In Colorado, a Helping Hand for Emerging Nurse Leaders

Colorado Action Coalition promotes nurse leadership, advanced nurse education, and fewer restrictions on nursing practice.

    • June 10, 2013

Sue Birch, MBA, RN, a nurse leader and Robert Wood Johnson Foundation (RWJF) Executive Nurse Fellows program alumna (2002-2005), heads up the Colorado Department of Health Care Policy and Financing. When she hears about a leadership position in the state that could be filled by a nurse, Birch calls the Colorado Action Coalition and asks for names.

Karren Kowalski, PhD, RN, FAAN, co-lead of the Action Coalition and president and CEO of the Colorado Center for Nursing Excellence, makes sure that Birch gets those names, each and every time she asks.

As a result, three emerging nurse leaders have been nominated for state board or commission posts. The Colorado Action Coalition (a group of nurses and nurse champions working to transform nursing to improve health and health care in the state) supported them, as well as the appointments of 11 other nurses to public boards.

Colorado is blessed with a number of nurse leaders already in place who are boosting the work of the state’s Action Coalition, Kowalski says. They include nurses like Mary Blegen, PhD, RN, FAAN, an expert in nurse staffing and patient safety; Colleen Goode, PhD, RN, FAAN, a professor of nursing at the University of Colorado-Denver; and Jean Watson, PhD, RN, FAAN, past president of the National League for Nursing and distinguished professor and dean emerita at the University of Colorado-Denver.

“We have many very prominent nursing leaders in Colorado, and they do influence how people think about things,” Kowalski says.

Co-led by the Colorado Center for Nursing Excellence and the Colorado Hospital Association, the Colorado Action Coalition was officially recognized in 2011. Action Coalitions are the driving force behind the Future of Nursing: Campaign for Action, a national effort backed by RWJF and AARP that is advancing recommendations from a report on the future of nursing by the Institute of Medicine (IOM). Among those recommendations is getting more nurses into positions of leadership.

Substantial Funding

In addition to strong connections with powerful nurses, the Colorado Action Coalition has another ace up its sleeve: substantial funding to support its efforts to advance nurse education. In 2012, it received $20,000 from the Colorado Nursing Foundation and $47,500 from the Kaiser Permanente Community Foundation of Colorado. This March, Colorado was one of 20 states to receive a two-year $150,000 matching grant from RWJF to bolster its work to implement the IOM nursing report’s recommendations. Read more about the grant here.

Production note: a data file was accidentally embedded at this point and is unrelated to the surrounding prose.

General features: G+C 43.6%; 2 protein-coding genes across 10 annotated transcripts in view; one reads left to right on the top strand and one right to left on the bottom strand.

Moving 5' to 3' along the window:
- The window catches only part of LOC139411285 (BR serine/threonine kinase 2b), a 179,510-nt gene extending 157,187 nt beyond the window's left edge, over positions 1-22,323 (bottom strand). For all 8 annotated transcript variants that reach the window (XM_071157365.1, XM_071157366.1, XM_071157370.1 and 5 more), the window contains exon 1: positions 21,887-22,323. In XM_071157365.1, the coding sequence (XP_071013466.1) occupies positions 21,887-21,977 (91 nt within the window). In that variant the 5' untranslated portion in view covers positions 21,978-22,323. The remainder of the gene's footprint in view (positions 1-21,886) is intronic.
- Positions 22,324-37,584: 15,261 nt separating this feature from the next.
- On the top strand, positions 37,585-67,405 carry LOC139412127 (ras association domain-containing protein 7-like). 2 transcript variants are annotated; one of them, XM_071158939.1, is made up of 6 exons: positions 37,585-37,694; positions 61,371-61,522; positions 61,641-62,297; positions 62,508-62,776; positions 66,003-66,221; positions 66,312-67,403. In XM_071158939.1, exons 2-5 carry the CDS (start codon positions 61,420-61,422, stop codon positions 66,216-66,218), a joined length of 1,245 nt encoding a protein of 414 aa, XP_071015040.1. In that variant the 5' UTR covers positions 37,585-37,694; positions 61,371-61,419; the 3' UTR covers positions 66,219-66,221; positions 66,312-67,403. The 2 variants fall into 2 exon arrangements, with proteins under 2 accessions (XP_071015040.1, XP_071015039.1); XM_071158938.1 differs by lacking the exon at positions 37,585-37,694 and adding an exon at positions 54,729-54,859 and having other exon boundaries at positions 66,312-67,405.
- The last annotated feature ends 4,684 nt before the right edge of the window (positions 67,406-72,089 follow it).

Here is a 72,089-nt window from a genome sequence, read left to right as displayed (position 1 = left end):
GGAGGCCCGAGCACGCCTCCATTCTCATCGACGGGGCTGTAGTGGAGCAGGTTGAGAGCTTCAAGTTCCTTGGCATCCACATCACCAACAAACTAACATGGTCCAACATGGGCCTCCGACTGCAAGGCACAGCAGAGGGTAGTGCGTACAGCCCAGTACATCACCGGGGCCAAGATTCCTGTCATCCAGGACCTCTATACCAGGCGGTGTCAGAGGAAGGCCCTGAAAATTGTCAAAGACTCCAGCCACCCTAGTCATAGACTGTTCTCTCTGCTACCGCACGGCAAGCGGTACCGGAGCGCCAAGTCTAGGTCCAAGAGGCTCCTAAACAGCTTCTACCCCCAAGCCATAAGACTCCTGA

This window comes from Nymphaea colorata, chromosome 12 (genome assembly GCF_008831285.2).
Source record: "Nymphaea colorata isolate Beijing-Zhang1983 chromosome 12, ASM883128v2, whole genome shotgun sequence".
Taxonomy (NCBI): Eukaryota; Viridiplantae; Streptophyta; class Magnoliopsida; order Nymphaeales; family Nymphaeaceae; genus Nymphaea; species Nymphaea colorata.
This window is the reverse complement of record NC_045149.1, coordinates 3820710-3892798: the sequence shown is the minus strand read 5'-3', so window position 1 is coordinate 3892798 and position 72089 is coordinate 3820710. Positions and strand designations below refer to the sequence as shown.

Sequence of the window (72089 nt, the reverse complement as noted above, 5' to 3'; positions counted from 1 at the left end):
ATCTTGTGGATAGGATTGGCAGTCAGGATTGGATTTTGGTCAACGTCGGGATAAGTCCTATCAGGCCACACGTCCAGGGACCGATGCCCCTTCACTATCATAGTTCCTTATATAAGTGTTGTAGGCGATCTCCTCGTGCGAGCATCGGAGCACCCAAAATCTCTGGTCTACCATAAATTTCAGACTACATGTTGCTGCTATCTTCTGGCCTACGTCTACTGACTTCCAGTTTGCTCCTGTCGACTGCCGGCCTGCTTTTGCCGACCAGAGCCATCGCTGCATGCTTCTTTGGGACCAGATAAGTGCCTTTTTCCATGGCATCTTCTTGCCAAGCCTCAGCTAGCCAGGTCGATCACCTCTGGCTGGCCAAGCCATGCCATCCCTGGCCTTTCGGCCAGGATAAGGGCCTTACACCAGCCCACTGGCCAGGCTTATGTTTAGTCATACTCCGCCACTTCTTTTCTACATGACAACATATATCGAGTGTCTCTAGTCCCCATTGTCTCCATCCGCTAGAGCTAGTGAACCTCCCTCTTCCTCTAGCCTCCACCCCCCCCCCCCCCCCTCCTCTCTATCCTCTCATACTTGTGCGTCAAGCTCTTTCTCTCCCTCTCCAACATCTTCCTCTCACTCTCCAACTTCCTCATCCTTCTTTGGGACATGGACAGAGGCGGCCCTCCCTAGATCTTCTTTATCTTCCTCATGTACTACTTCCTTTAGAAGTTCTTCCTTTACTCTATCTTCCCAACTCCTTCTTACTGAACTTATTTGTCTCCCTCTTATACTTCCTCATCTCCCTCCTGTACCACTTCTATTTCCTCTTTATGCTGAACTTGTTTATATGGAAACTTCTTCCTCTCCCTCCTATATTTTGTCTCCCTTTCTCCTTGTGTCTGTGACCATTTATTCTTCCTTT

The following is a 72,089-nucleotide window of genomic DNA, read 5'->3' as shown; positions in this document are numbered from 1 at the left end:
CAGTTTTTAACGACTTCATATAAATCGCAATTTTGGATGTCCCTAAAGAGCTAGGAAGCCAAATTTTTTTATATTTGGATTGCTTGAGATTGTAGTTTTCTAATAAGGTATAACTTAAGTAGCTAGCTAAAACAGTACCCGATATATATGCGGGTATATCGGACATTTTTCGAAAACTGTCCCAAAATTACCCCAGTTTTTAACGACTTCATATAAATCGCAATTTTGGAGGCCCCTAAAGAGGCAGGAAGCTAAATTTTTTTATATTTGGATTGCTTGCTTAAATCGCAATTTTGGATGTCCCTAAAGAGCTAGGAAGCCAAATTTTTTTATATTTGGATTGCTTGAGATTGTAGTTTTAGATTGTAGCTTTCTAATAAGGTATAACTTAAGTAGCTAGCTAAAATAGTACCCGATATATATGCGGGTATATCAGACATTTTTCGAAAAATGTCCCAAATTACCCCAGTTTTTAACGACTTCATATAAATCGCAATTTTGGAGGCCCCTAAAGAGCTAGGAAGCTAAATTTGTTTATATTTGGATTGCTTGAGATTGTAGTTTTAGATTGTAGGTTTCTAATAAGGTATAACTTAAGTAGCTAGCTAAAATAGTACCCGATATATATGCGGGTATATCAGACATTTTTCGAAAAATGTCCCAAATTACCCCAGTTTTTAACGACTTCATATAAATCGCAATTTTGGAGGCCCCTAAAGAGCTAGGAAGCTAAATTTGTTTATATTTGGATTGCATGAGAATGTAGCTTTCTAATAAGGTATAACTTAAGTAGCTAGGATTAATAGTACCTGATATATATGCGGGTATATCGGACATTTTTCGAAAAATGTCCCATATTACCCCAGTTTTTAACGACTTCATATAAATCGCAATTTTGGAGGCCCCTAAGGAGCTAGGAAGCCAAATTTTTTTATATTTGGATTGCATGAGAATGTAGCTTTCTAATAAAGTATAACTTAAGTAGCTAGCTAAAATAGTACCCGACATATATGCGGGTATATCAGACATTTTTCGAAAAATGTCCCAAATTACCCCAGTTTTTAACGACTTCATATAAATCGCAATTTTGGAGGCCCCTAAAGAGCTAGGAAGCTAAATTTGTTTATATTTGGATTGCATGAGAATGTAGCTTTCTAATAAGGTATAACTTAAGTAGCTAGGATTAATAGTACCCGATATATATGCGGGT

The Colorado Action Coalition is using the RWJF State Implementation Program (SIP) grant to work with Colorado nursing leaders to help more nurses earn baccalaureate degrees, a key goal of the IOM report. It has hired a facilitator to move the project forward and has held three meetings with interested stakeholders. It is planning a fourth meeting on June 17.

The need for more highly educated nurses is urgent in Colorado, Kowalski says. A number of the state’s hospitals already require nurses to be prepared at the baccalaureate level, and others are indicating that they will follow suit. The biggest challenge, she says, is in rural areas, where four-year nursing programs are difficult to access.

Another key priority for the Action Coalition is enabling nurses to practice to the full extent of their expertise and training. Colorado nurses won a major victory last year, when the Colorado Court of Appeals ruled that state law permits certified registered nurse anesthetists (CRNAs) to deliver anesthesia in the state’s rural areas without physician supervision.

The battle began in 2010, when then-Gov. Bill Ritter, Jr. opted out of a federal rule that requires physician supervision of CRNAs. Groups of physicians and anesthesiologists filed suit, lost, and appealed. The case is now pending in the Colorado Supreme Court.

“Significant work has been done to date,” Kowalski said. “We’re now moving on to the next stages in our efforts.”